“During deep sleep, the brain clears itself of toxins that could contribute to long term risks of dementia and Alzheimer’s disease,” Greenberg says. “So insufficient sleep time and insufficient sleep quality may ultimately be risk factors for these neurodegenerative conditions that affect people later in life.”

Sleeping partners of snorers get an hour less sleep each night than sleeping partners of non-snorers, according to the Snoring Center in Dallas.

If you’re on the receiving end, you may have resorted to the spare bedroom or living room couch, in search of a decent night’s sleep. But that’s not helping your relationship. Many sleep-deprived couples report ongoing irritability, stress, depression, burnout, and generally feeling miserable.

These strategies may help you both get a more restful night’s sleep:

1. Change your sleeping position

Once sleep apnea has been ruled out, the first thing a snorer should try is not sleeping on their back. Devices like a wedge pillow alter sleep position, and can be quite helpful to keep you off your back, according to Greenberg. Adjustable beds may also help. “Sleeping with the head of the bed elevated can also be beneficial.” Greenberg says.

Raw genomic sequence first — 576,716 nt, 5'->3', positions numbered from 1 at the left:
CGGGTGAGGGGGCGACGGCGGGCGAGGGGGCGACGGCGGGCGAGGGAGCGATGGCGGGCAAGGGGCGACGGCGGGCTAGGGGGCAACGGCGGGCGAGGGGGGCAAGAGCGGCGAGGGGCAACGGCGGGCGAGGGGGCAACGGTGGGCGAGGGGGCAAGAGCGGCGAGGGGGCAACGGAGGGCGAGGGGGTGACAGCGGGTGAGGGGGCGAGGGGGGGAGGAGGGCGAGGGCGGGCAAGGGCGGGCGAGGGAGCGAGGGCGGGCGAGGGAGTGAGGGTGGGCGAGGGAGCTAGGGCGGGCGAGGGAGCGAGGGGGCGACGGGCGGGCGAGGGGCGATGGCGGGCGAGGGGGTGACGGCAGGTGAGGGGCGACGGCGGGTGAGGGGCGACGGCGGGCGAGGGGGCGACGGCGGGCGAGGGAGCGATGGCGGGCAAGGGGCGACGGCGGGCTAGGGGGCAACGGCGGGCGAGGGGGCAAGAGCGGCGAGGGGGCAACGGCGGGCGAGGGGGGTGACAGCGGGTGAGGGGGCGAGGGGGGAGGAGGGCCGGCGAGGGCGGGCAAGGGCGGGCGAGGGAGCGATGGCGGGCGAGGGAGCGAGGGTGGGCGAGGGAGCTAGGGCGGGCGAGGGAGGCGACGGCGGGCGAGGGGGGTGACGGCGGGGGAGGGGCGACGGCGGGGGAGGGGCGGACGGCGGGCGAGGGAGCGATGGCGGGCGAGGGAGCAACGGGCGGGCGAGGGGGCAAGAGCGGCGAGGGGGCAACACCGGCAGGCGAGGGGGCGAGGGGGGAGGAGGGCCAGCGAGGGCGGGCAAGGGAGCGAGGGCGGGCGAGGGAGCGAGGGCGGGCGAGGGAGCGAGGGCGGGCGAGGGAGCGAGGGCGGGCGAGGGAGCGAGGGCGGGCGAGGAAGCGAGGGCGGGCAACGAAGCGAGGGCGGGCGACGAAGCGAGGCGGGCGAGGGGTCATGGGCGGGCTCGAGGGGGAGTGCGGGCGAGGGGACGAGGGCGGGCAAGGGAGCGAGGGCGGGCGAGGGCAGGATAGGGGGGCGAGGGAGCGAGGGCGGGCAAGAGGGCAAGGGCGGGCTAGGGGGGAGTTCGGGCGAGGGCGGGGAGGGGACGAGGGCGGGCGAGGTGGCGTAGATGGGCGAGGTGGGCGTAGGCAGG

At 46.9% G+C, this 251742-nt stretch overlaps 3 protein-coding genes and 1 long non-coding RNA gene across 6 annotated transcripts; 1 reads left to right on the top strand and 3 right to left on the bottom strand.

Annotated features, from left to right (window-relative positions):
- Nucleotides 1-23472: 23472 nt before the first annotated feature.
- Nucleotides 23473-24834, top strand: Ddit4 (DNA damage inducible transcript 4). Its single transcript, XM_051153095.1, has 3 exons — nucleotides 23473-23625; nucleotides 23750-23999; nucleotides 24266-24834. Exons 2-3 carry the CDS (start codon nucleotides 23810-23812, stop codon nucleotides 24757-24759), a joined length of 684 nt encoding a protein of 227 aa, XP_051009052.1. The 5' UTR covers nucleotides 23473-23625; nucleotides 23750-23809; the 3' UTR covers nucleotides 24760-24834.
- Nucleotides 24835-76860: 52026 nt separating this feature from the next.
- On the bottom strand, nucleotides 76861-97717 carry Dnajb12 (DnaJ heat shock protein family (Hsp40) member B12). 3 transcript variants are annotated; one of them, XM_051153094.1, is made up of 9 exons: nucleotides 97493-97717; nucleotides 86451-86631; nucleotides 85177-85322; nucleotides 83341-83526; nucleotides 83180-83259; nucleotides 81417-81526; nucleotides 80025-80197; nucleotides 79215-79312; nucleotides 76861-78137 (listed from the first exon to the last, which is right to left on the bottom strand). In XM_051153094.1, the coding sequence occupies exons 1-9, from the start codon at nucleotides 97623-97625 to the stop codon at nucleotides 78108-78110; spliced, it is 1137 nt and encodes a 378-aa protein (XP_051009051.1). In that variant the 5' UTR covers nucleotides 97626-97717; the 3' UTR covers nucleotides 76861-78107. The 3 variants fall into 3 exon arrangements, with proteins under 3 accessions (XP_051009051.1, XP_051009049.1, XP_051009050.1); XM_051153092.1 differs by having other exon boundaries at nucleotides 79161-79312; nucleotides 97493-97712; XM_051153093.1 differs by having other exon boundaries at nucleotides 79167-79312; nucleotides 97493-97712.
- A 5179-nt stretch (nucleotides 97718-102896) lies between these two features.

For a lower-tech solution, “put on a pocket tee-shirt backwards and a tennis ball in the pocket, they’ll never lay on their back,” suggests Gloria Young, an elementary school teacher from Port Washington, New York.

2. Choose products wisely

There are a slew of commercially marketed anti-snoring devices on the market. The Smart Nora, for example, listens for early sounds of snoring throughout the night and changes the person’s head position before the snoring becomes loud enough to wake the sleeping partner.

Unfortunately, most of these devices are not clinically proven to work, says Greenberg. Carolyn Jones, a photographer and documentary filmmaker in Brooklyn found this out the hard way.

“I love my husband but I have bought so much crap that is supposed to stop snoring and truly none of it really works. We have tried everything,” she says. 

3. Try a mouth guard

One devices that does seem to help: A mandibular advancement oral appliance, a type of mouth guard device that moves the jaw forward. Greenberg thinks it’s the most effective treatment for mild sleep disordered breathing. They’re available over-the-counter or can be customized by a dental specialist. Some devices may be covered by insurance, but check with your plan, since customized devices can be expensive.